Dating back to 2012, Texas has experienced an uprising in insurance claims relating to wind and weather damage – and many of these claims also involved adjusters or attorneys, about a 900 percent increase, according to statistics published from a state Legislature meeting with Texas Department of Insurance, among other alarming statistical increases related to insurance lawsuits released after the February 2017 meeting. This spurred the formation of the Texas Hailstorm Bill, set to take effect at the beginning of September.
One of the most impacting effects that the Hailstorm Bill will address is the high-volume of lawsuits brought upon casualty and property insurers (note that the bill does not affect claims, but lawsuits) by requiring that the insured policyholder give at least 61 days of advanced notice that a lawsuit is even being filed against an insurer. This is meant to give the insurer time to address the issue directly with a chance of settling it outside of the court system. What some may consider a detriment, however, is that interest rate payouts that normally apply to policyholders should their insurer fail to comply with Chapter 542 of the Texas Insurance Code will be heavily reduced, from 18% to 10%.
Many speculate that this Hailstorm Bill will only add headaches to the process of filing lawsuits for insurance companies that some claim are abusing their policyholders. Bob Hunter, director of insurance for the Consumer Federation of America, believes, “it is less likely that lawyers would want to take even good cases.”
Though the new law seems to be implemented to protect insurance companies from a slew of lawsuits, Hunter believes that many insurers act appropriately anyway, thus limiting the law’s overall impact as it would only serve to protect the abusive insurers if it serves at all.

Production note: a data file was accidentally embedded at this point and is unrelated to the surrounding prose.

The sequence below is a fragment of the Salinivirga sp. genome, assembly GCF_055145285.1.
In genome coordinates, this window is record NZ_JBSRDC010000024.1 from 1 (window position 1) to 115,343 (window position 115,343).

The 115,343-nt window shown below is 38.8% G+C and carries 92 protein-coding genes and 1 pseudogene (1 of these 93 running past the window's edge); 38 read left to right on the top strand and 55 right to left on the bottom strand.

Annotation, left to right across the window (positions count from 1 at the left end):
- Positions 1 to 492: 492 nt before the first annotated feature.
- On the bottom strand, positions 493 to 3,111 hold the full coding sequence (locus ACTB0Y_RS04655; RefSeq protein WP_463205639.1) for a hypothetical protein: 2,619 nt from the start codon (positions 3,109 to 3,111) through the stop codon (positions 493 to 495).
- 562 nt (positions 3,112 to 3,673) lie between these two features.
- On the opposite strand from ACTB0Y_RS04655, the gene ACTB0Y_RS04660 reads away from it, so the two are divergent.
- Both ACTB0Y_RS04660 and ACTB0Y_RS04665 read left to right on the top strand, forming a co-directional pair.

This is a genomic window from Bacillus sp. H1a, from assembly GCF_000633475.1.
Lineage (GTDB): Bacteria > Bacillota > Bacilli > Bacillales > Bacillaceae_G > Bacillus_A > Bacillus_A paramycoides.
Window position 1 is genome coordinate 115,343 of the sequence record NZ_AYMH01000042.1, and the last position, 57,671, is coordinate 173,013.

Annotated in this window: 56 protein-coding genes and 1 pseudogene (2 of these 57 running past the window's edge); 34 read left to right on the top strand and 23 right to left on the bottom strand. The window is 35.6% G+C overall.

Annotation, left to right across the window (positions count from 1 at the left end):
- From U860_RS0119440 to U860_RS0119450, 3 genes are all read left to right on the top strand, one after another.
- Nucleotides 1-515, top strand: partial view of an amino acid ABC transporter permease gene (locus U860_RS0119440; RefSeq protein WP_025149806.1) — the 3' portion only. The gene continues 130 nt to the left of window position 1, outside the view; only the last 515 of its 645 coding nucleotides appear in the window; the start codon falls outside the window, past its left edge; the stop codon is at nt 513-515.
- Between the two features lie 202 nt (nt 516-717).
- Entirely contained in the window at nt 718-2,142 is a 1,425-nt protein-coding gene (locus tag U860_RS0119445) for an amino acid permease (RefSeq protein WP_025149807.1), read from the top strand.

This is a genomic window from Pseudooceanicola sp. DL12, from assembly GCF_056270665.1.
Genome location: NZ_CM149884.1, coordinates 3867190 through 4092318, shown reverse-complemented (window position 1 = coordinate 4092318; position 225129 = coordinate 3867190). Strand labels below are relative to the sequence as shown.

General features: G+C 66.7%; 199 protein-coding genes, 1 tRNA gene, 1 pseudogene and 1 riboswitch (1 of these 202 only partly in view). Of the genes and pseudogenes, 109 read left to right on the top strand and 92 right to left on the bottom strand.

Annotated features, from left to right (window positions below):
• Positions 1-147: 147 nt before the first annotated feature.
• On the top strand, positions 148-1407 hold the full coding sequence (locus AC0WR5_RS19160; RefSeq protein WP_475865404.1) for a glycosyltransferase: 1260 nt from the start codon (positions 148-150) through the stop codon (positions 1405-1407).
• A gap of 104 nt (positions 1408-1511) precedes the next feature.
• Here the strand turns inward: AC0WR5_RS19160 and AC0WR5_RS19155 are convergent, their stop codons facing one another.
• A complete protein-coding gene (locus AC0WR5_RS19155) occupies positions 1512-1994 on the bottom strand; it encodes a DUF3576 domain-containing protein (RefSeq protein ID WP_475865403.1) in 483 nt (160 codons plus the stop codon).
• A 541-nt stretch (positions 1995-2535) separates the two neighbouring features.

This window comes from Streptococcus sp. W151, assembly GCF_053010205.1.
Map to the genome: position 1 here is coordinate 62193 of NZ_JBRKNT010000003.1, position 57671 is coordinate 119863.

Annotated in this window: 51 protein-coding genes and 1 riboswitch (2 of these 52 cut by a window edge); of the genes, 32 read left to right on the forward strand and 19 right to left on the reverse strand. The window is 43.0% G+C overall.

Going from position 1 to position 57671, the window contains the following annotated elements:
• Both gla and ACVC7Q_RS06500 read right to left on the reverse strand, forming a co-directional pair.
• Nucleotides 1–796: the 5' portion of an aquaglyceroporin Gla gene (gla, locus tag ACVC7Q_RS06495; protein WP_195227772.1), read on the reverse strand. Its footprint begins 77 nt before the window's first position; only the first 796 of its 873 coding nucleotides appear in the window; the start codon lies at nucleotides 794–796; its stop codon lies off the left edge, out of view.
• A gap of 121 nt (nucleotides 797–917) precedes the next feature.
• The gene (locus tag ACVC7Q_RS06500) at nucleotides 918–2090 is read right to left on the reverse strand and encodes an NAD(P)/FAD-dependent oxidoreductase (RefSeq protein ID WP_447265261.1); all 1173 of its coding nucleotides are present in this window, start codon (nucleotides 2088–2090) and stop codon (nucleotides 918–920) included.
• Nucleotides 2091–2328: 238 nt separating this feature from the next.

Hunter also notes, however, that there is great need for reform and restructuring beyond the Hailstorm Bill, making particular note of the National Flood Insurance Program which falls under Federal authority. He mentions the need to update flood zone maps and allowing rates to rise and meet the actuarial, something for which he holds Congress responsible.
Hunter, a former Chief Actuary for the NFIP, cites experience from the likes of Hurricane Katrina and Superstorm Sandy as well. “…there will be a lot of lawsuits filed ultimately, because there is always trouble after these major events.” He says the Hailstorm Bill will only bring about a second crisis when everything has settled from the destruction wrought by Hurricane Harvey.
Others claim that the Hailstorm Bill is a necessity to fend off suit-happy lawyers and contractors that may not get immediate attention following the devastation of weather-related events such as Harvey as well as encourage out-of-state insurance adjusters to come and work in Texas in the aftermath of the horrible event to meet with the demand of insurance claims that will need to be settled. There is also argument that Texas still maintains high standards in regard to insurance claims (as well as lawsuits, stating that policyholders may claim as much as three times the full amount of coverage following fraudulently-acting insurers or insurers that act in bad faith), and the law makes no impact on those claims being filed, nor does it impose any sort of deadlines on behalf of the first-party policyholder.